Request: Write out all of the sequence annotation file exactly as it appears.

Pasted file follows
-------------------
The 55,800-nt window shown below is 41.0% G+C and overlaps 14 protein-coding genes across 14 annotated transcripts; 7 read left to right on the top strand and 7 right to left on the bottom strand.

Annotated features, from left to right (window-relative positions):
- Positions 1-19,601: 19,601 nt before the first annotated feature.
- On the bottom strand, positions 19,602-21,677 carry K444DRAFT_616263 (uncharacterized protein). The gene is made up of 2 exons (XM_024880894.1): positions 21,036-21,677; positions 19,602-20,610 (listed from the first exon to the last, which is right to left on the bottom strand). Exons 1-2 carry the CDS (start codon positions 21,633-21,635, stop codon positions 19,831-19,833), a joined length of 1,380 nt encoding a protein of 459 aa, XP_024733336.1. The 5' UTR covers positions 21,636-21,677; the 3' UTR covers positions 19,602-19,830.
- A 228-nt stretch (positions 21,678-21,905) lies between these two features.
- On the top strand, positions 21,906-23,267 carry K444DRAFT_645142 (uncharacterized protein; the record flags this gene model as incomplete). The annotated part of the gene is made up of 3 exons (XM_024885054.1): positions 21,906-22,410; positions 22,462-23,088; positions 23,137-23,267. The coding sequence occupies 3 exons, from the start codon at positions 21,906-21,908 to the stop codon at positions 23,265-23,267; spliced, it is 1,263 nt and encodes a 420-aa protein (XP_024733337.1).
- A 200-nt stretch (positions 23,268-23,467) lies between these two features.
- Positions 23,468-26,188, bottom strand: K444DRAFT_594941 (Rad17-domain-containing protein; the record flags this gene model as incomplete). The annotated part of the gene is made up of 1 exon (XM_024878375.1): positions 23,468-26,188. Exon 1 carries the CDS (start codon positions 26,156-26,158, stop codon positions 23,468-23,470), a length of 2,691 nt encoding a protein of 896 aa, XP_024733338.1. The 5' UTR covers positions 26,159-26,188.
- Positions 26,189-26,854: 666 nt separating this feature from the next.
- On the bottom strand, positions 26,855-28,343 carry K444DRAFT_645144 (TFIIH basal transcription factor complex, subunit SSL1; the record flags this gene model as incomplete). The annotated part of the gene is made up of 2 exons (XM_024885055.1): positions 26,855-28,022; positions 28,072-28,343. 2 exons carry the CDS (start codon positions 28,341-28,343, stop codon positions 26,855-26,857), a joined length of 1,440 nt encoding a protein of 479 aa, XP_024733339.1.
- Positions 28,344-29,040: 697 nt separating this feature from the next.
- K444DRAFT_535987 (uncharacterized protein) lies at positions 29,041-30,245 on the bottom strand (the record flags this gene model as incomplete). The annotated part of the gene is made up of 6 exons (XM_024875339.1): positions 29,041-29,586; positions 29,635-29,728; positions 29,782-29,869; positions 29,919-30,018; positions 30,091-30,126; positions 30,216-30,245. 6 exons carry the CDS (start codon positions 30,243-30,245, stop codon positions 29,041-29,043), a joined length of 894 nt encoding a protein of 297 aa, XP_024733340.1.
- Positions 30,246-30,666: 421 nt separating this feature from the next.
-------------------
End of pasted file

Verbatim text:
The 55,800-nt window shown below is 41.0% G+C and overlaps 14 protein-coding genes across 14 annotated transcripts; 7 read left to right on the top strand and 7 right to left on the bottom strand.

Annotated features, from left to right (window-relative positions):
- Positions 1-19,601: 19,601 nt before the first annotated feature.
- On the bottom strand, positions 19,602-21,677 carry K444DRAFT_616263 (uncharacterized protein). The gene is made up of 2 exons (XM_024880894.1): positions 21,036-21,677; positions 19,602-20,610 (listed from the first exon to the last, which is right to left on the bottom strand). Exons 1-2 carry the CDS (start codon positions 21,633-21,635, stop codon positions 19,831-19,833), a joined length of 1,380 nt encoding a protein of 459 aa, XP_024733336.1. The 5' UTR covers positions 21,636-21,677; the 3' UTR covers positions 19,602-19,830.
- A 228-nt stretch (positions 21,678-21,905) lies between these two features.
- On the top strand, positions 21,906-23,267 carry K444DRAFT_645142 (uncharacterized protein; the record flags this gene model as incomplete). The annotated part of the gene is made up of 3 exons (XM_024885054.1): positions 21,906-22,410; positions 22,462-23,088; positions 23,137-23,267. The coding sequence occupies 3 exons, from the start codon at positions 21,906-21,908 to the stop codon at positions 23,265-23,267; spliced, it is 1,263 nt and encodes a 420-aa protein (XP_024733337.1).
- A 200-nt stretch (positions 23,268-23,467) lies between these two features.
- Positions 23,468-26,188, bottom strand: K444DRAFT_594941 (Rad17-domain-containing protein; the record flags this gene model as incomplete). The annotated part of the gene is made up of 1 exon (XM_024878375.1): positions 23,468-26,188. Exon 1 carries the CDS (start codon positions 26,156-26,158, stop codon positions 23,468-23,470), a length of 2,691 nt encoding a protein of 896 aa, XP_024733338.1. The 5' UTR covers positions 26,159-26,188.
- Positions 26,189-26,854: 666 nt separating this feature from the next.
- On the bottom strand, positions 26,855-28,343 carry K444DRAFT_645144 (TFIIH basal transcription factor complex, subunit SSL1; the record flags this gene model as incomplete). The annotated part of the gene is made up of 2 exons (XM_024885055.1): positions 26,855-28,022; positions 28,072-28,343. 2 exons carry the CDS (start codon positions 28,341-28,343, stop codon positions 26,855-26,857), a joined length of 1,440 nt encoding a protein of 479 aa, XP_024733339.1.
- Positions 28,344-29,040: 697 nt separating this feature from the next.
- K444DRAFT_535987 (uncharacterized protein) lies at positions 29,041-30,245 on the bottom strand (the record flags this gene model as incomplete). The annotated part of the gene is made up of 6 exons (XM_024875339.1): positions 29,041-29,586; positions 29,635-29,728; positions 29,782-29,869; positions 29,919-30,018; positions 30,091-30,126; positions 30,216-30,245. 6 exons carry the CDS (start codon positions 30,243-30,245, stop codon positions 29,041-29,043), a joined length of 894 nt encoding a protein of 297 aa, XP_024733340.1.
- Positions 30,246-30,666: 421 nt separating this feature from the next.